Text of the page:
This is one reason I'm going to continue going to bed earlier: That book was 288 pages. I read it all today. I liked it that much, and it also felt so good to be reading like this, just sitting there, becoming absorbed in this story. I've missed that, and yet I seem to keep letting it slip away. It's part of being a writer, it's what I have to keep doing, and it's what I should keep doing. So there's a book to write! It can only get better if I keep reading while I write it. It's strange that I have to remind myself of this, but I think I also need to stop reading a book if it's not working for me. I shouldn't have stayed with Lost and Fondue that long. What I liked so much about the first novel in the series was so obviously gone from this second installment and that should have been enough to make me leave it before the first witness was interviewed. There's some writers who say that you should read everything, even junk, so you know what not to do. I don't agree with that, finite lifespan notwithstanding. Because if you read what you like, then you become inspired by it enough to study and take in what the writer has done, and filter it through your own work. That's how it's always worked for me. I don't want to suffer through a bad book just to see what not to do. I think that's already apparent in the first 20 pages I've crawled through in any bad book.

I felt tired while sitting on the couch in the late morning, but I shook it off with a snack and I was awake again. I was good for the rest of the day. And it felt like an actual day today with a lot of hours to do what I wanted to do and what I needed to do. In the summer 2004 issue of The Paris Review, Haruki Murakami said that he goes to bed at 9 p.m., getting up at 4 a.m. to write for five or six hours. I can't do as he does, and I certainly can't go to bed at that time. It's not how I work. But he has a routine about his day and I need to click into that again. I can't feel listless like I did yesterday. I need more of today.

And so I shall continue pursuing that, and within a few days, I'll have it down. My body and mind will be better for it. I felt it already today.

Ethereal Fascination at the Largest Flea Market in the United States

I just started reading Killer Stuff and Tons of Money by Maureen Stanton, which I've had in my stacks since it came out last June. Stanton examines the antiques trade through a dealer named Curt Avery (Names have been changed), and it's utterly fascinating.

Right now, she's at Brimfield, "the country's largest outdoor flea market and antiques show." She's helped Avery set up his space and people are walking through, looking for certain items, such as a one-legged man who, for thirty years at Brimfield, has asked for cast iron cookware. But I love this image the most in this chapter:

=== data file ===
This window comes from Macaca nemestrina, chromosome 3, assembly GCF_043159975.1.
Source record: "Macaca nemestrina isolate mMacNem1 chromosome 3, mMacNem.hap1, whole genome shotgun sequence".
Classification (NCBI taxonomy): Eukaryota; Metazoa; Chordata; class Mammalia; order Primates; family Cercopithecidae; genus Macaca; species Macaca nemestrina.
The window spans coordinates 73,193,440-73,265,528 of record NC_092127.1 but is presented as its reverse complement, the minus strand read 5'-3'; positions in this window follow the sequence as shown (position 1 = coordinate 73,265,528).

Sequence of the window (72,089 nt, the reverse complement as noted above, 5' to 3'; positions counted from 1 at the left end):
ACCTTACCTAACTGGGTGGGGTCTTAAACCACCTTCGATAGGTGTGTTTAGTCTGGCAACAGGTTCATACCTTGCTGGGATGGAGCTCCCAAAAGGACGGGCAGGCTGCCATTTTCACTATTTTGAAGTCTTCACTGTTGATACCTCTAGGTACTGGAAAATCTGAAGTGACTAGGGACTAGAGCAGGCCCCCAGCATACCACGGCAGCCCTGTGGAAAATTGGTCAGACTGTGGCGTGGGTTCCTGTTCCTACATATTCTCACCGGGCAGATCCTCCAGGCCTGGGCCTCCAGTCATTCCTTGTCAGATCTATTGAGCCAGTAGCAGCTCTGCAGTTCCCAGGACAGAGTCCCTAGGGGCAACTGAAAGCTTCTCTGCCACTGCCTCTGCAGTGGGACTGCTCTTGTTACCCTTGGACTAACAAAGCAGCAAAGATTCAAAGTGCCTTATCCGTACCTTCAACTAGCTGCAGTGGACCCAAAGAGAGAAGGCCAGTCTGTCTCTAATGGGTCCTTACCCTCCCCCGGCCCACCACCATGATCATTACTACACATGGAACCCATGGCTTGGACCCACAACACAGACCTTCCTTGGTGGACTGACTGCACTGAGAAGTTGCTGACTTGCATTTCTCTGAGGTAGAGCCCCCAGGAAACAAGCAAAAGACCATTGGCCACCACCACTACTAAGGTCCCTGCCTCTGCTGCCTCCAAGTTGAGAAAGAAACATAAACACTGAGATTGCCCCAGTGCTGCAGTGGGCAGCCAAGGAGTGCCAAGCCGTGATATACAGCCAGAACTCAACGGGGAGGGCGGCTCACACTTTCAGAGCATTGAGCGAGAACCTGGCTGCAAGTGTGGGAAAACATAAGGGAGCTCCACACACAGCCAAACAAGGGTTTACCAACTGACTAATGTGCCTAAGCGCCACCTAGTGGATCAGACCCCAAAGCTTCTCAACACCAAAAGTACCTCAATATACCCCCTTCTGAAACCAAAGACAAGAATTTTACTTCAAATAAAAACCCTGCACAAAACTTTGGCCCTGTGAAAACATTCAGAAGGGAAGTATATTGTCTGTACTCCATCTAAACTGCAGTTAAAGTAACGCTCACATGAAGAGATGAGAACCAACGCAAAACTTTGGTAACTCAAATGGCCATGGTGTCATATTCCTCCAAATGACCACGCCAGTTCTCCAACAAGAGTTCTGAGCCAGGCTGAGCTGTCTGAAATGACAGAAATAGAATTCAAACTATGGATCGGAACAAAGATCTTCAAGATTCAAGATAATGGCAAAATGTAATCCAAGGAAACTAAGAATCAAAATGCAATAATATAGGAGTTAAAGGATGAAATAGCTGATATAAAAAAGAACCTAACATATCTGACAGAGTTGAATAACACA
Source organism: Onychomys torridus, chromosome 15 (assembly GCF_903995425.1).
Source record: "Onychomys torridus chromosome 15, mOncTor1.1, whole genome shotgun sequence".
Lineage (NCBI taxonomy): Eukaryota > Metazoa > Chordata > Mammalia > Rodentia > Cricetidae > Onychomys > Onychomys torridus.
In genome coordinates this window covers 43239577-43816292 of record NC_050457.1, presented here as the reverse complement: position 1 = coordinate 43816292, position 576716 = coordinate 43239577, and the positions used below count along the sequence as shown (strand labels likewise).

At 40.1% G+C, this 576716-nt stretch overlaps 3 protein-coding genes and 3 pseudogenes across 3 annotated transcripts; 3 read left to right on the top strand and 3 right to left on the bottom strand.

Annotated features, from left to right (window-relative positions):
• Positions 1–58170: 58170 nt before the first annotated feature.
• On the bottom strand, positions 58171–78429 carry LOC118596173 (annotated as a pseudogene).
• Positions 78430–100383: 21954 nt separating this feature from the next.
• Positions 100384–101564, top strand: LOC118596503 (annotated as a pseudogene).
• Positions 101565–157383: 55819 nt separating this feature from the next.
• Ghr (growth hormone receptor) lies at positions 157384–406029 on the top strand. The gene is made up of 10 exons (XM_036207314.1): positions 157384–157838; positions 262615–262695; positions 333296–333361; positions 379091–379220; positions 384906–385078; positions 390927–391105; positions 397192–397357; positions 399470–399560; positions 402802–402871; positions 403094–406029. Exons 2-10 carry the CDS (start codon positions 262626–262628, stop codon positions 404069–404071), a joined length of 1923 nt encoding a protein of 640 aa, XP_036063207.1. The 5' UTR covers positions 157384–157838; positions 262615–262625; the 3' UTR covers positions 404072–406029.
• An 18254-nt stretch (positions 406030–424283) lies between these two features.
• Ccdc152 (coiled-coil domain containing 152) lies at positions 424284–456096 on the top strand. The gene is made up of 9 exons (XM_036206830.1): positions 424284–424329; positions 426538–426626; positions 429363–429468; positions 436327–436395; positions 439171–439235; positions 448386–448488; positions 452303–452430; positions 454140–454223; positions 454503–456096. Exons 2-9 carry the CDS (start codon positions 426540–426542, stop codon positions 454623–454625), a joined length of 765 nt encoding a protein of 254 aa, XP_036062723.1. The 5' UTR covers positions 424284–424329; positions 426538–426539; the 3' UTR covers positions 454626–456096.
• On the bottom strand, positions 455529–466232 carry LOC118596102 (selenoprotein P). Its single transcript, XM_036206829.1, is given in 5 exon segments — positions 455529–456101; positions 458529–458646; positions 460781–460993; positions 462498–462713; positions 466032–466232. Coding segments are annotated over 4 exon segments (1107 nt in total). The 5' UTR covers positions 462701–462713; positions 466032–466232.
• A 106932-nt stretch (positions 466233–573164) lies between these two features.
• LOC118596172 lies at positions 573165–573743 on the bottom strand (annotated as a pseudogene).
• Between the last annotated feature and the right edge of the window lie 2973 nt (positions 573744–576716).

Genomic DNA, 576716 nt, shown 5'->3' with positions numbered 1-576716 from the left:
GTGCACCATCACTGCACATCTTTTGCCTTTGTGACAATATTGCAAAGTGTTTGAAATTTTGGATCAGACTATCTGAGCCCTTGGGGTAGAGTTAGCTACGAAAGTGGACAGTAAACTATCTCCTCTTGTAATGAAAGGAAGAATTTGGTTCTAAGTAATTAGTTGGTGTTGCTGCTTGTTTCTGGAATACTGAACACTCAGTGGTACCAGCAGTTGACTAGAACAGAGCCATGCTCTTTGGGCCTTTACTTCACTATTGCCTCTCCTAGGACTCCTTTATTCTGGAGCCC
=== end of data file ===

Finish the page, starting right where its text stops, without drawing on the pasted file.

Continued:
"A girl in her twenties breathlessly asks, "Musical instruments?" as she moves quickly from table to table. I hear her voice like a lyric, "Sir, do you have any musical instruments?" A polite, almost plaintive call that fades as she hurries along the rows."


Outside, In My Head

Rolling the garbage and recycling bins back to the garage yesterday, after the recycling truck lumbered through the neighborhood, there was a slight wind, and I looked around, wondering if Southern California had been better before all this had been built, these houses, these streets, these street lights. Was there more of a sense of adventure on blank hillsides? It felt like the wind was a lament, missing that past, if there was such a past (and some history I've seen of the area suggests that), and mourning a future that can never be. A year after we moved to Southern California, when we were moving from Valencia to Saugus, Dad and I made multiple trips from our old apartment to our new house and back, hauling in boxes that didn't need to be packed in the moving truck. At the intersection before turning right to go up that hill and then back down to Copper Hill (or whatever the name is, since I've only paid attention to such things when I need to take the bus somewhere), I looked to the left and those mountainsides were completely empty. No lights. Then gradually, one housing development popped up, and then three, and then what looked like 40. It's prevalent throughout the region. Build and build some more and build again until you're absolutely sure you can't put another apartment complex in the parking lot of a 7-11. You'll find the past in books, but not in front of you. The museums are tucked away, hidden from view, where they belong.